If this target score is so high as to seem completely unobtainable and hopeless, you can aim for a slightly lower score. Ideally, this score will be the second-highest 75th percentile score (in our sample chart, a 1520—not much different), or in between the second-highest and highest 75th percentile scores.

You can also always go with the median of the 75th percentile score column in your chart (in our sample chart, (1520+1320)/2=1420), although this may pull down your chances of getting into the schools with higher 75th percentile scores. Alternatively, you can start out by aiming for this lower score, then upping your goals once you attain it.

Once you have your target total SAT score, you can also calculate your rough target section scores by dividing your total target score by two and rounding up. In our example of a 1530 target total score, this gives us target section scores of 770 for Evidence-Based Reading and Writing and Math. (If you do want to calculate exact target scores for each section, follow the instructions in this article.)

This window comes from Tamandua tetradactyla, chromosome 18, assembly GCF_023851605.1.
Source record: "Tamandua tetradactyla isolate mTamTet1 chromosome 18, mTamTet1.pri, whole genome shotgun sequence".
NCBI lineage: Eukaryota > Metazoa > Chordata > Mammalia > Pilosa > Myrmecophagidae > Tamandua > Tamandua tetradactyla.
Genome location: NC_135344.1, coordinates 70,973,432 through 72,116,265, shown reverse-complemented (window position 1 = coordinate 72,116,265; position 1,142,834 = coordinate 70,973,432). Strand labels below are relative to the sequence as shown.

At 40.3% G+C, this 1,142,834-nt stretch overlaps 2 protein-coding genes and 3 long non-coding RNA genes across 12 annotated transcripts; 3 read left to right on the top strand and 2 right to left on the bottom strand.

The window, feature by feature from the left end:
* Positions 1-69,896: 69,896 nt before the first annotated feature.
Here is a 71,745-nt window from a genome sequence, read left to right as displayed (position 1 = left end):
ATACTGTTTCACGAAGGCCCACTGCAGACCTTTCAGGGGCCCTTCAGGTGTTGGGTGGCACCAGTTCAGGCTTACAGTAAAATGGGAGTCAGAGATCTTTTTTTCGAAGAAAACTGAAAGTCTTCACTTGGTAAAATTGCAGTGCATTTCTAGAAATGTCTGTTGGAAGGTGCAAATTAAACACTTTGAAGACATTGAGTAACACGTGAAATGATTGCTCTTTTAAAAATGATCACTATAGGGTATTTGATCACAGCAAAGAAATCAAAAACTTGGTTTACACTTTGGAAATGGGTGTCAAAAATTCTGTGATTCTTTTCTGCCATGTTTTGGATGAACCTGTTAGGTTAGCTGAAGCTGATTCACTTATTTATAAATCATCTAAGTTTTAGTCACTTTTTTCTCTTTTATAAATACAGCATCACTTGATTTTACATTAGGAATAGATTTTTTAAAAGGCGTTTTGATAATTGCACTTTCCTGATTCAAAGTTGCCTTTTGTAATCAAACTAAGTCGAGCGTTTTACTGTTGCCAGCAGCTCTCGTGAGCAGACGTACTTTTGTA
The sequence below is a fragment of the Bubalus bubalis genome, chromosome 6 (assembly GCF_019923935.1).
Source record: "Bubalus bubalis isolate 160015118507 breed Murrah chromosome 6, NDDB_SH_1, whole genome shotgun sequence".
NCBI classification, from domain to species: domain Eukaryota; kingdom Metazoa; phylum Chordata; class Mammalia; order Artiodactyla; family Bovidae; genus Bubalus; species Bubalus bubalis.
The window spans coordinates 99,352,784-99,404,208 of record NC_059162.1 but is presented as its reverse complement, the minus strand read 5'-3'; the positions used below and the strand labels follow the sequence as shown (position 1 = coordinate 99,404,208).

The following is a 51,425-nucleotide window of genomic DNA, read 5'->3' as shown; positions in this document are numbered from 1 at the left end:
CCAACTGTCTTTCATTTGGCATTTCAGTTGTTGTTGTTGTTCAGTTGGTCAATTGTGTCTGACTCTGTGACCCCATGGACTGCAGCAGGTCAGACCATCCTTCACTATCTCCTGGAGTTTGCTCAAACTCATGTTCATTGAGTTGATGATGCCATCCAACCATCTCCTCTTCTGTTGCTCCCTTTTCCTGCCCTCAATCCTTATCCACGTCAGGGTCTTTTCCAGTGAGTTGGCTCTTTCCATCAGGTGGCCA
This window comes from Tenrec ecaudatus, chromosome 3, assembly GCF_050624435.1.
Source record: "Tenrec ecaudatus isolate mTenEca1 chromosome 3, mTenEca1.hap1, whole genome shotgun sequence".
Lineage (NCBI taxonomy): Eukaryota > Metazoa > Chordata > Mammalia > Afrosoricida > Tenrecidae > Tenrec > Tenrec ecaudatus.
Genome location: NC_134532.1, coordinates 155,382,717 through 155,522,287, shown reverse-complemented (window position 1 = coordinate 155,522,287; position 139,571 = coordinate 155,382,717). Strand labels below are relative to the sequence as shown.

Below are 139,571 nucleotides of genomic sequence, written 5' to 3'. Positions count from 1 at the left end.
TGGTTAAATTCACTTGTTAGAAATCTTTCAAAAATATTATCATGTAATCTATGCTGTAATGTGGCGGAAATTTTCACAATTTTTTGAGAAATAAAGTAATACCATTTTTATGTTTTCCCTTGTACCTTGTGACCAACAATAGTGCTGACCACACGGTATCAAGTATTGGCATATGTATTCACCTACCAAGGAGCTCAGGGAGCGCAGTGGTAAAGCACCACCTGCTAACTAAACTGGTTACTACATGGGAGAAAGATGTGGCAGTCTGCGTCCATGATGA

Are Good SAT Scores in 2018 Different From Past Years' Good SAT Scores?

We've now gone through three different criteria that can be used to determine what a good SAT score is: a score higher than the average SAT score, a score higher than 90% of students' scores, or a score higher than scores of 75% of students admitted to the schools you're applying to. But you might still have the lingering question: are good SAT scores in 2018 different from what good SAT scores were in past years?

The short answer to this question: no, there's not really a difference between good SAT scores in 2018 vs. good SAT scores in past years.

The longer answer involves getting back down into the details of SAT score data. Because 2017 was the first year the College Board released information about performance on the new out-of-1600 SAT, any comparison of those scores with past years' SAT scores requires score conversion. In the table below, I've converted the 2017 SAT score averages to the old SAT format for ease of comparison.